MORGANTOWN — I pulled up to the Mountain View golf course at Lakeview Golf Resort & Spa at 5 p.m. June 27 in a rush. I was on site for a feature piece covering the WVSSAC three-week summer practices for the University High golf team and was expecting the Hawks to finish their round about the time I pulled into the parking lot. I was worried I might hold up UHS coach Barry Kolar, who I was scheduled to interview.
My worrying ceased quite quickly as Kolar texted me that he was on the eighth green;
20 minutes later, he came rolling down the hill from the ninth in his cart as a summer rain shower picked up intensity.
It turned out he had hung back to play some holes with his younger golfers.
“During summer play and our team tryouts, I try to play a few holes with everyone, especially the younger ones,” Kolar said. “I need to teach them the sport.”
Kolar and I took a seat in the pro shop as he presented the challenges that lay before him in rebuilding a high school golf program — and why he enjoys the task.
The Hawks lost their top three golfers from last season’s team to graduation, and Kolar is finding a younger team provided him a new set of challenges in his second year at the helm of the program.
“We’re losing our top three, and that’s very hard to replace at this level. They were excellent players — they knew the game well and they had experience,” he said. “This year, I only have one or two with that experience.”
UHS returns just one senior to the fairways, and many of the players have little to no experience on a golf course. For Kolar, that changed his approach to the summer sessions.
“I’ve met with them so far just three times. We met twice during the first week, and I gave them some things to improve on over this summer,” he said. “Some of these kids have never picked up a club before. If I’m coaching golf, I don’t want to bring the players out and play nine holes the first time. I want to teach them things.”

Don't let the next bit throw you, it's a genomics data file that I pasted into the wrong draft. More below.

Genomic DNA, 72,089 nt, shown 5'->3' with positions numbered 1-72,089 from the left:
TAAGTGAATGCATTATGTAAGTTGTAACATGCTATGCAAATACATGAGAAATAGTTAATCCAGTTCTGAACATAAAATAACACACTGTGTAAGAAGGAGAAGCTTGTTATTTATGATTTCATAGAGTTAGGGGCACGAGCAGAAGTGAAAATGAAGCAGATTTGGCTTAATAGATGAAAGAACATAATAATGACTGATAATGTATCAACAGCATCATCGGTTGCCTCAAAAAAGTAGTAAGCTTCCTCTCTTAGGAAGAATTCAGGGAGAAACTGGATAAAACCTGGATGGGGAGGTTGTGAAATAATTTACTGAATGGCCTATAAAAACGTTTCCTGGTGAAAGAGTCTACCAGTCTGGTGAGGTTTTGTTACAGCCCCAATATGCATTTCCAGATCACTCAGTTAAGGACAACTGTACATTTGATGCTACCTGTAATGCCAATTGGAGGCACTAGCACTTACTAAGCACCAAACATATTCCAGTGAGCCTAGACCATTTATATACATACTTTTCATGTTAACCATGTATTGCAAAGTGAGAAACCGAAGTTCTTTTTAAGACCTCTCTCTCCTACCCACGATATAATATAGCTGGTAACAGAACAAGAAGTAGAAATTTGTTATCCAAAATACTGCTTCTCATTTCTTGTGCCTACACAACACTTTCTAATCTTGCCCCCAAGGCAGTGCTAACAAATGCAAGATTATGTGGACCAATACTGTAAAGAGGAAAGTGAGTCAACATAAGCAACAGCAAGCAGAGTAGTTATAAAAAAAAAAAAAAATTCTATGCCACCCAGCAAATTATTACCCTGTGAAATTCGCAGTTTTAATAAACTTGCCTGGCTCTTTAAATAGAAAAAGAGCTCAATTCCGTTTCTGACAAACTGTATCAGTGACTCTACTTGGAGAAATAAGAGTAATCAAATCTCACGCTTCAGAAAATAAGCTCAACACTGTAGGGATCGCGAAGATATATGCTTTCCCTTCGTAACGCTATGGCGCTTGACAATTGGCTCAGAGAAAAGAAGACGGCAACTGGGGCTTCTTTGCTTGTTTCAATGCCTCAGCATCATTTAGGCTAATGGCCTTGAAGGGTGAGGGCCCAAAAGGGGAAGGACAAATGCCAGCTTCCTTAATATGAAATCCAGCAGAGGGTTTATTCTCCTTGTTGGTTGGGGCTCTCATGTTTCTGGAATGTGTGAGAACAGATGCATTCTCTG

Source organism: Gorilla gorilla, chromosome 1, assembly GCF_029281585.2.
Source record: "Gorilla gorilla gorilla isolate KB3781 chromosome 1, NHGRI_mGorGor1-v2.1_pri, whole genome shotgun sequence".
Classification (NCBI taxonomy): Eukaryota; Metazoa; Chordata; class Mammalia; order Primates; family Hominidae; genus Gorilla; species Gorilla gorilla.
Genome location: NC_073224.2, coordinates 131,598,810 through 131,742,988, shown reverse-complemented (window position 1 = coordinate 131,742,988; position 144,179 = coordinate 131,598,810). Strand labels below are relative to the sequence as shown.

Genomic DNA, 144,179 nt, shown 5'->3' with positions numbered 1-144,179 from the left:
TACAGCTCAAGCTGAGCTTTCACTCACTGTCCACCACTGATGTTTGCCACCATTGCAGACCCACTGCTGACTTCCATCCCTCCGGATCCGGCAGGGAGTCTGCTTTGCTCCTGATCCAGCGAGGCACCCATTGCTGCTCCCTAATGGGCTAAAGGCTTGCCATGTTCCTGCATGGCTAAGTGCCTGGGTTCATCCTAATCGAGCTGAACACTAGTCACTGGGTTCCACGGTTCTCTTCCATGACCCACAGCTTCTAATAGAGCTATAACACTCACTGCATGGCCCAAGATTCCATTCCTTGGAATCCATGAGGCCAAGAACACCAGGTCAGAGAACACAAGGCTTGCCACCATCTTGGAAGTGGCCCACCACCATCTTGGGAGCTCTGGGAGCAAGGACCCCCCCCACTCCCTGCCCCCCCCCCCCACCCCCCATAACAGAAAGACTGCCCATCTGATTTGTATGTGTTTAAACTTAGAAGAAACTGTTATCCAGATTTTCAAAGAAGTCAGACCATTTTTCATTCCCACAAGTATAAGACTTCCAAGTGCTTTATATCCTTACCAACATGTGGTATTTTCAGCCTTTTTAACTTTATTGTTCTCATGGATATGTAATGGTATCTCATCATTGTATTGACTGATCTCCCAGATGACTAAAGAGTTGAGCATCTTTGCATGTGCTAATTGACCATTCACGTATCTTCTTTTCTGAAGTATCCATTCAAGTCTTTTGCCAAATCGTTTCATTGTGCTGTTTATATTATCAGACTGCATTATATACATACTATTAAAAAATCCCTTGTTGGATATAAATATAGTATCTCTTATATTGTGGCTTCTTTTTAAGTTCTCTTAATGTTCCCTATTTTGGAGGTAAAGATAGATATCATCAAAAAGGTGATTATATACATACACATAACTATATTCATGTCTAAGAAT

Of course, starting with the fundamentals is never a bad thing, and in fact, that’s where the job gets to be fun for Kolar. He gets to introduce high school athletes to his favorite sport — one with which they may not have much exposure — and spend time shaping them into players.
“Golf is a game you can’t learn overnight. It takes time to develop these skills. Most of these kids get to a point where they can hit the ball far, and that’s all they can do,” he said.
As an athlete who dabbled in golf, I can attest. There was a point during my college years when all I needed was a 5 iron and an 8 iron to find my way within 10 yards of the hole. Of course, it never saved me from the inevitable three-to-five strokes I’d add with my wedge and putter.
Kolar, however, is interested in teaching his kids more.
“I want to teach them a short game,” he said. “I want them to learn how to putt and chip.”
Kolar still has flex days to use in July with his athletes. He’ll spend one of them taking the team to train with his brother, PGA certified pro Chris Kolar. He is always looking for ways to teach his players more about the sport.
“My expectations are always the same in that I want to see everyone improve at this game. It may not be enough to get to states, but my goal is to see improvement.”
He’s also using his summer sessions to instill his athletes with a sense of golf etiquette and a better understanding of the rules of golf. He hopes that these summer practices can be the start of turning a high school sport into a lifetime hobby for the youth of UHS.
“Most of these kids won’t be on the PGA tour someday,” he said. “But if these kids can maybe secure that big business deal on the course one day, or if I can just teach them this game and they enjoy it for years, maybe they’ll look back at their time on the high school golf team. I know I do.”